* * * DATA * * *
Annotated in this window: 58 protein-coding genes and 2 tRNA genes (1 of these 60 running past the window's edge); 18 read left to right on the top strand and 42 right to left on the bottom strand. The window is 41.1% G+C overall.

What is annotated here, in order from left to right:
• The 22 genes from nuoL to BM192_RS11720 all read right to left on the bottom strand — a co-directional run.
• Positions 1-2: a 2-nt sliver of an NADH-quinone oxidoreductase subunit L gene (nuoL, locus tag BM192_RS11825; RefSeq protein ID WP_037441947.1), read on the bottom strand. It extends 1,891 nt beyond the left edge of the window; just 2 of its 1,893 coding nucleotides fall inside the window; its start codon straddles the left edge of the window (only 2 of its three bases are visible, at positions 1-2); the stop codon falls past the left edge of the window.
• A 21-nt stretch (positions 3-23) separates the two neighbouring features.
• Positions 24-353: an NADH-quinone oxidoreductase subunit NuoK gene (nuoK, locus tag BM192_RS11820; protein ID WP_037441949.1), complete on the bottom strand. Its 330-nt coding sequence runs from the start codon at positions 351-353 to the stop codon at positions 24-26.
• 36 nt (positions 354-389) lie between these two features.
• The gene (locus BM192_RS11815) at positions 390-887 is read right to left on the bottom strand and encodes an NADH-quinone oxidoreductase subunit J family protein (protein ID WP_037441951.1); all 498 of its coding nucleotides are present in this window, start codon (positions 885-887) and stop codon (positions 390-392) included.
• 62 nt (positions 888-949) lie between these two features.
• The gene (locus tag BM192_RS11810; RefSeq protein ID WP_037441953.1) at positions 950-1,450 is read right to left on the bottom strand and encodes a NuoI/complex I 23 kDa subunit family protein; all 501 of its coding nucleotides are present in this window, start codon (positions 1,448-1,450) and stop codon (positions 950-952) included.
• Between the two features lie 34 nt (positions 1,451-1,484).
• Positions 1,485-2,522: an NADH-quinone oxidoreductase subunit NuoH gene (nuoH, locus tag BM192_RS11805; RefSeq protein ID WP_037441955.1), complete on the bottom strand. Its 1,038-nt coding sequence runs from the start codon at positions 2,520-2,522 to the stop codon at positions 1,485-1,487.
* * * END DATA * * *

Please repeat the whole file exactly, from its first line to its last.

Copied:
Annotated in this window: 58 protein-coding genes and 2 tRNA genes (1 of these 60 running past the window's edge); 18 read left to right on the top strand and 42 right to left on the bottom strand. The window is 41.1% G+C overall.

What is annotated here, in order from left to right:
• The 22 genes from nuoL to BM192_RS11720 all read right to left on the bottom strand — a co-directional run.
• Positions 1-2: a 2-nt sliver of an NADH-quinone oxidoreductase subunit L gene (nuoL, locus tag BM192_RS11825; RefSeq protein ID WP_037441947.1), read on the bottom strand. It extends 1,891 nt beyond the left edge of the window; just 2 of its 1,893 coding nucleotides fall inside the window; its start codon straddles the left edge of the window (only 2 of its three bases are visible, at positions 1-2); the stop codon falls past the left edge of the window.
• A 21-nt stretch (positions 3-23) separates the two neighbouring features.
• Positions 24-353: an NADH-quinone oxidoreductase subunit NuoK gene (nuoK, locus tag BM192_RS11820; protein ID WP_037441949.1), complete on the bottom strand. Its 330-nt coding sequence runs from the start codon at positions 351-353 to the stop codon at positions 24-26.
• 36 nt (positions 354-389) lie between these two features.
• The gene (locus BM192_RS11815) at positions 390-887 is read right to left on the bottom strand and encodes an NADH-quinone oxidoreductase subunit J family protein (protein ID WP_037441951.1); all 498 of its coding nucleotides are present in this window, start codon (positions 885-887) and stop codon (positions 390-392) included.
• 62 nt (positions 888-949) lie between these two features.
• The gene (locus tag BM192_RS11810; RefSeq protein ID WP_037441953.1) at positions 950-1,450 is read right to left on the bottom strand and encodes a NuoI/complex I 23 kDa subunit family protein; all 501 of its coding nucleotides are present in this window, start codon (positions 1,448-1,450) and stop codon (positions 950-952) included.
• Between the two features lie 34 nt (positions 1,451-1,484).
• Positions 1,485-2,522: an NADH-quinone oxidoreductase subunit NuoH gene (nuoH, locus tag BM192_RS11805; RefSeq protein ID WP_037441955.1), complete on the bottom strand. Its 1,038-nt coding sequence runs from the start codon at positions 2,520-2,522 to the stop codon at positions 1,485-1,487.